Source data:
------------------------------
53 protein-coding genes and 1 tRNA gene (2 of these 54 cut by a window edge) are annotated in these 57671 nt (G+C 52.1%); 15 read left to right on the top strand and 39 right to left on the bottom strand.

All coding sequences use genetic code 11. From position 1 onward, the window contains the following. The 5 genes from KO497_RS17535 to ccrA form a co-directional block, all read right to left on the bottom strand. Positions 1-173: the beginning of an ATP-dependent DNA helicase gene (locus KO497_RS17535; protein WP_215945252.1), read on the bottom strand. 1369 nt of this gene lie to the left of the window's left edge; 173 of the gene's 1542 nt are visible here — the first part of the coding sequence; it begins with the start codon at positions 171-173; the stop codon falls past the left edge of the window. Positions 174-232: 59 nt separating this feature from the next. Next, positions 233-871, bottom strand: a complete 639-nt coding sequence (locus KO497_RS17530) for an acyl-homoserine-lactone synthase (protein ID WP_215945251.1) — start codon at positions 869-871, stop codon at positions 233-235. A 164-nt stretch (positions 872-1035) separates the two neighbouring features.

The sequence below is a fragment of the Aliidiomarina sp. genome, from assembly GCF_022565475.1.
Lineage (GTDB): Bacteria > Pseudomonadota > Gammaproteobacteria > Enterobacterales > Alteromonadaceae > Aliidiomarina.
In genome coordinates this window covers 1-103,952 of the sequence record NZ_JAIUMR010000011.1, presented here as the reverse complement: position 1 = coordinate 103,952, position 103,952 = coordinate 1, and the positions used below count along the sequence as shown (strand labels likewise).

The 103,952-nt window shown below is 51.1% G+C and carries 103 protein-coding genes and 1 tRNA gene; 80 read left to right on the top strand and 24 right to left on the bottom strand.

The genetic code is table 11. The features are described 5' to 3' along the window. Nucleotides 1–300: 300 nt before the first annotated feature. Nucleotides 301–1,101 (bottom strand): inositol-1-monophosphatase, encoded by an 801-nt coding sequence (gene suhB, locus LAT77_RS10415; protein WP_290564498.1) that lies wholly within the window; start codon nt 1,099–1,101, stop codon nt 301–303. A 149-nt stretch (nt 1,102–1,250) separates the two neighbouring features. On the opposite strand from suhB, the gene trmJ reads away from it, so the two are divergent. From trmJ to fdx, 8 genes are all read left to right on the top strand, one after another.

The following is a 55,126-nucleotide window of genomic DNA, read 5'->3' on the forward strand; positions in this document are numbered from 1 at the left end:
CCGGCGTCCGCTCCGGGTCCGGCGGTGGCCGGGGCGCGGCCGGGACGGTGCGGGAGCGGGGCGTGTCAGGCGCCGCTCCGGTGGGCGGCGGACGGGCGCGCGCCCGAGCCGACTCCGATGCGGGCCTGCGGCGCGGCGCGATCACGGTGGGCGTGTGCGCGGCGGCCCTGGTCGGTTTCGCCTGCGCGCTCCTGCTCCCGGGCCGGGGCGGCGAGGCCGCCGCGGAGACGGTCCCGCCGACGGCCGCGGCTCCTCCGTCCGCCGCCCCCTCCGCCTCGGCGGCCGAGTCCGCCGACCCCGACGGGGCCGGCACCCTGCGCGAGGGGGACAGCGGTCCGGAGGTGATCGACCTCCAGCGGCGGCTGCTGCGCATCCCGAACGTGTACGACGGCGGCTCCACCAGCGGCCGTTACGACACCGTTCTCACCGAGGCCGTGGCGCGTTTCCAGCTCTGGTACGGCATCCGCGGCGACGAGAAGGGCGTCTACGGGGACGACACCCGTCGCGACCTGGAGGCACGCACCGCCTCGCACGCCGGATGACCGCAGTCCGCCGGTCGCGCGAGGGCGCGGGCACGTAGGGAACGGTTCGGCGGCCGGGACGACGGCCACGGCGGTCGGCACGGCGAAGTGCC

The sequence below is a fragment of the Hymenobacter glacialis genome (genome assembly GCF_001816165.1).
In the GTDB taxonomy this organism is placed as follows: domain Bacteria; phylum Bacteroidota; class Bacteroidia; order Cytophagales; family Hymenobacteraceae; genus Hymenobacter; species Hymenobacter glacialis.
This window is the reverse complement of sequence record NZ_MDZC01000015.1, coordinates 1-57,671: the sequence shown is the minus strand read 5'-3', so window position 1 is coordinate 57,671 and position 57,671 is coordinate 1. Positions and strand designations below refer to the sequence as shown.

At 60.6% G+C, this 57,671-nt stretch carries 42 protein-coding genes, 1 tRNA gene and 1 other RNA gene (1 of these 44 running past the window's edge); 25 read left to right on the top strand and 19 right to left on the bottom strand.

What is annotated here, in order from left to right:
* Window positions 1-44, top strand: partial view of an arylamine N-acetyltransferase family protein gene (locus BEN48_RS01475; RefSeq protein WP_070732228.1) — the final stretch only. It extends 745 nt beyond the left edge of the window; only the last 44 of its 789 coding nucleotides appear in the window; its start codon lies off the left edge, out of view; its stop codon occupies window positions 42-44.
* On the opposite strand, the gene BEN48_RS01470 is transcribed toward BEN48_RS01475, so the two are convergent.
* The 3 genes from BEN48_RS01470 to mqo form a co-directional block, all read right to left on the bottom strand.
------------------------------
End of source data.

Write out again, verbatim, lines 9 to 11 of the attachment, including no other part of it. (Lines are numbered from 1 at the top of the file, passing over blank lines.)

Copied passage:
CCGGCGTCCGCTCCGGGTCCGGCGGTGGCCGGGGCGCGGCCGGGACGGTGCGGGAGCGGGGCGTGTCAGGCGCCGCTCCGGTGGGCGGCGGACGGGCGCGCGCCCGAGCCGACTCCGATGCGGGCCTGCGGCGCGGCGCGATCACGGTGGGCGTGTGCGCGGCGGCCCTGGTCGGTTTCGCCTGCGCGCTCCTGCTCCCGGGCCGGGGCGGCGAGGCCGCCGCGGAGACGGTCCCGCCGACGGCCGCGGCTCCTCCGTCCGCCGCCCCCTCCGCCTCGGCGGCCGAGTCCGCCGACCCCGACGGGGCCGGCACCCTGCGCGAGGGGGACAGCGGTCCGGAGGTGATCGACCTCCAGCGGCGGCTGCTGCGCATCCCGAACGTGTACGACGGCGGCTCCACCAGCGGCCGTTACGACACCGTTCTCACCGAGGCCGTGGCGCGTTTCCAGCTCTGGTACGGCATCCGCGGCGACGAGAAGGGCGTCTACGGGGACGACACCCGTCGCGACCTGGAGGCACGCACCGCCTCGCACGCCGGATGACCGCAGTCCGCCGGTCGCGCGAGGGCGCGGGCACGTAGGGAACGGTTCGGCGGCCGGGACGACGGCCACGGCGGTCGGCACGGCGAAGTGCC

The sequence below is a fragment of the Hymenobacter glacialis genome (genome assembly GCF_001816165.1).
In the GTDB taxonomy this organism is placed as follows: domain Bacteria; phylum Bacteroidota; class Bacteroidia; order Cytophagales; family Hymenobacteraceae; genus Hymenobacter; species Hymenobacter glacialis.